Chris Hewett: Policy of sacking good coaches for no reason has come home to roost

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Four matches, three defeats, 10 tries and 115 points conceded on home turf. Where, in the name of all that is holy, do England go from here?

They would go into hiding, given half a chance. Sadly for them, disappearance is not an option in the all-too-public world of Test rugby. The new back-room team, headed up by an English sporting icon in Martin Johnson and boasting a super-sharp Australian coach in Brian Smith, had unfettered access to their players under the deal signed between the governing body and the Premiership clubs earlier in the year – a benefit seldom, if ever, enjoyed by the likes of Clive Woodward, Andy Robinson and Brian Ashton.

They did not make it count. Experienced coaches from around the world failed to understand the red-rose strategy, to the extent that they wondered whether there was a strategy. No wonder the rest of us were mystified. Without a clear sense of direction, England will never find their way out of the maze.

But surely it was always a thankless task squaring up to teams who had spent an entire southern hemisphere season together and were playing with rhythm and understanding?

You can't have it both ways. When England go south in June, at the end of the European campaign, they always claim to be tired, beaten-up, careworn and ready for the beach.

When the Wallabies, the Springboks and the All Blacks come north in the autumn, they are always said to have the advantage of familiarity. Johnson's players had been through two months of hard Premiership and Heineken Cup activity, but had also benefited from adequate rest. They should have been massively more competitive than they were.

Please, give us some solace. Was there nothing positive to emerge from a month of ritual humiliation?

Delon Armitage. There you go. The new full-back – drafted into the England squad from the remote end of nowhere because of injuries and the decision of the coaching team to marginalise Josh Lewsey – gave the Twickenham crowd (poorly behaved by rugby standards, it has to be said) something to savour. He enjoyed a fine debut, albeit against the disappointing Pacific Islanders, and then grew into the shirt during the less forgiving contests that followed. Graham Henry, the All Blacks coach, said Armitage offered "real possibilities" when asked about him on Saturday night. It was quite an accolade.

Is that it, then? One solitary newcomer?

Nick Easter was decent enough at No 8; in fact, his performance against New Zealand was the best of his Test career to date. John Wells, the England forwards coach, said before the first international that the Harlequins back-rower was quicker and more dynamic than he had been during last year's World Cup, and he was proved right. There were good things from Tom Rees, who should never have been dropped for the All Blacks game, and James Haskell. England have plenty to work with in the loose-forward department, especially now that Luke Narraway is fit and scoring tries for Gloucester.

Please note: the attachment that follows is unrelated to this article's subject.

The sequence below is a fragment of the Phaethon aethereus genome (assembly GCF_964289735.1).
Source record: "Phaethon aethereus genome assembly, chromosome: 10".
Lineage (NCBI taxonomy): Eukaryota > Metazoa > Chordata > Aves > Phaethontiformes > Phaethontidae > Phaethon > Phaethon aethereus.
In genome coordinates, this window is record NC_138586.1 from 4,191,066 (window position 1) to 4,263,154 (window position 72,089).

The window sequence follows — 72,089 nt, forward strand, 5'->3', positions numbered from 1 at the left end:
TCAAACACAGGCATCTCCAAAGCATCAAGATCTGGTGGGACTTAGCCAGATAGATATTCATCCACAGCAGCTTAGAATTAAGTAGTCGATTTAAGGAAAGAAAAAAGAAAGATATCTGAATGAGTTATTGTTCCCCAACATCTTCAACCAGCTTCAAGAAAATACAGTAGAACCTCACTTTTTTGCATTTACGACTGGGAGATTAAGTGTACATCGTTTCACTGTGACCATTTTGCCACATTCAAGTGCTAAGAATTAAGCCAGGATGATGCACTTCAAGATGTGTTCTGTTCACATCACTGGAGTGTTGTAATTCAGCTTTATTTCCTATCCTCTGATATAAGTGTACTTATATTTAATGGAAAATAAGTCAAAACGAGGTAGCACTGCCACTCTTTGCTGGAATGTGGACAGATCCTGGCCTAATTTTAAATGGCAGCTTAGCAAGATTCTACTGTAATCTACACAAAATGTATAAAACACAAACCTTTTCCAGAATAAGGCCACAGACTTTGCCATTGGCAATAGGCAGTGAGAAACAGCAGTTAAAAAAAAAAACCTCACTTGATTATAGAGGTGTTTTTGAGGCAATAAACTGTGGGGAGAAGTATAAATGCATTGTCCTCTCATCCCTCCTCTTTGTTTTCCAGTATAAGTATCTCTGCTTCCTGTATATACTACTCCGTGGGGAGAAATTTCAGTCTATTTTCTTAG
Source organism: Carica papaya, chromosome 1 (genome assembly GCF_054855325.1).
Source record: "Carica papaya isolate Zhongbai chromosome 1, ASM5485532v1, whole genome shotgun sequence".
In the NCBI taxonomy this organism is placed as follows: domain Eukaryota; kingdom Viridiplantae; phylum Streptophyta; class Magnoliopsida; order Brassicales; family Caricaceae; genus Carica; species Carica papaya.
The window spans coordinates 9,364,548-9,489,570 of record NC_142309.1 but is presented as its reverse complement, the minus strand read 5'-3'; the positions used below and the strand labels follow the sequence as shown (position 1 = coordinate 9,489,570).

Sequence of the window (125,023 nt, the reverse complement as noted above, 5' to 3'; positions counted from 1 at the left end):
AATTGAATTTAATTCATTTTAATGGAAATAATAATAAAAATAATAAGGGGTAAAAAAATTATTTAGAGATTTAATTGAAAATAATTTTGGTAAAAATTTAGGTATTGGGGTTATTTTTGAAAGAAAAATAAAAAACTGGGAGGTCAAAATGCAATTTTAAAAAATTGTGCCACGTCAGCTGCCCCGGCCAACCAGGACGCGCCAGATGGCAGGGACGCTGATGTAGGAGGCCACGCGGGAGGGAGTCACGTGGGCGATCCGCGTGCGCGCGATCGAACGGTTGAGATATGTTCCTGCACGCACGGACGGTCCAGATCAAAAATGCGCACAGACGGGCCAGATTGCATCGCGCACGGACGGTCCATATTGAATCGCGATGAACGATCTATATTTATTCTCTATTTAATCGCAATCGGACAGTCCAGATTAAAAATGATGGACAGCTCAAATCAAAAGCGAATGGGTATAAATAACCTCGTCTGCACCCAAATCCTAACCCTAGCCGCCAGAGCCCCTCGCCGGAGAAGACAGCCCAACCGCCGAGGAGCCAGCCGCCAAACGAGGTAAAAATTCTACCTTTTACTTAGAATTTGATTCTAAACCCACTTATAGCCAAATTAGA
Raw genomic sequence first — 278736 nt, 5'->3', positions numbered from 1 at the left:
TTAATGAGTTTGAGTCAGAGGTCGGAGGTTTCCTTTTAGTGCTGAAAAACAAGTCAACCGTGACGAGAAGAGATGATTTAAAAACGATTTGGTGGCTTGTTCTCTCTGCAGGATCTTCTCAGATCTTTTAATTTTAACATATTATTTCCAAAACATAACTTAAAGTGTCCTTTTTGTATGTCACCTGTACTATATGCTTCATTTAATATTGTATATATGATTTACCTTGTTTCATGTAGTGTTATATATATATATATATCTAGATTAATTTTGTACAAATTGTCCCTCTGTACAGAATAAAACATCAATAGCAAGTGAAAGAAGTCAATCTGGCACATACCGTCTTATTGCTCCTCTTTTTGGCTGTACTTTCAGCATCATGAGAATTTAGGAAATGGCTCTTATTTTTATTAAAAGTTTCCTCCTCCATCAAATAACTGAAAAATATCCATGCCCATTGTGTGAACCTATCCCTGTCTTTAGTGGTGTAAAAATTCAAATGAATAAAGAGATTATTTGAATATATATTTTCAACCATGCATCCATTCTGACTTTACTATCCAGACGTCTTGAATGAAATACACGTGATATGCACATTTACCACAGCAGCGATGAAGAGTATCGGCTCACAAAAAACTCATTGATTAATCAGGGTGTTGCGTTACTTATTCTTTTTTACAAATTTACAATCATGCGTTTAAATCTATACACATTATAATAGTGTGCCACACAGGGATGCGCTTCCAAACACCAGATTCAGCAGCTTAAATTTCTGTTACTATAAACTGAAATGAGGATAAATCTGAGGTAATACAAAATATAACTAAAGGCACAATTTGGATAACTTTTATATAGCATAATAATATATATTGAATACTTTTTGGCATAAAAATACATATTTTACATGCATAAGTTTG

Thanks for that. Now give us the bad news.

The midfield is not working. One glimpse of Conrad Smith's attacking creativity at outside centre on Saturday was enough to emphasise the burning need for a change of approach by the selectors, who must now seriously consider restoring Mathew Tait to the position. As for the tight-forward unit, the less said the better. England conceded important points directly from their own set-piece feeds against both Australia and New Zealand – a scandalous failure, given the scrummaging tradition in this country. Whenever the red-rose army have prevailed over the three Sanzar nations, they have outmuscled them at close quarters. Worryingly, props and locks are in short supply these days.

What about Steve Borthwick? The captain has taken some serious stick in recent weeks.

Interestingly, both Henry and Wayne Smith, the outstanding New Zealand attack coach, singled out Borthwick for praise at the weekend. "He'll be a bloody good captain for England if they just give him time," Smith said. "I'm genuinely impressed by his attitude, his knowledge and his skills."

If England were interested in short-term fixes, Johnson would board a train for Bath tomorrow and beg Danny Grewcock to consider a return to the international fold, for Borthwick needs a bit of nasty alongside him. The long-term answer is probably Nick Kennedy, despite being not nearly nasty enough at the moment. Can a player learn such a thing? If anyone can find a way to teach it, Johnson must be the man.

England play Six Nations matches in Cardiff and Dublin after Christmas. Is there any hope at all?

With the best will in the world, it is difficult to see them winning in either city. Johnson can change five of his elite squad in January, but as the manager says, the best players are already involved, with the exceptions of James Simpson-Daniel, the Gloucester wing, and David Strettle of Harlequins. As per usual, the Premiership clubs will get the blame for England's deficiencies: too many foreign players, too much tactical negativity, blah-di-blah-di-blah.

The real problems have been caused by the Rugby Football Union's management board, whose brilliantly thought-out policy of sacking good coaches for no good reason has come home to roost. The All Blacks stuck with Henry after the 2007 World Cup catastrophe. On Saturday, their faith was rewarded.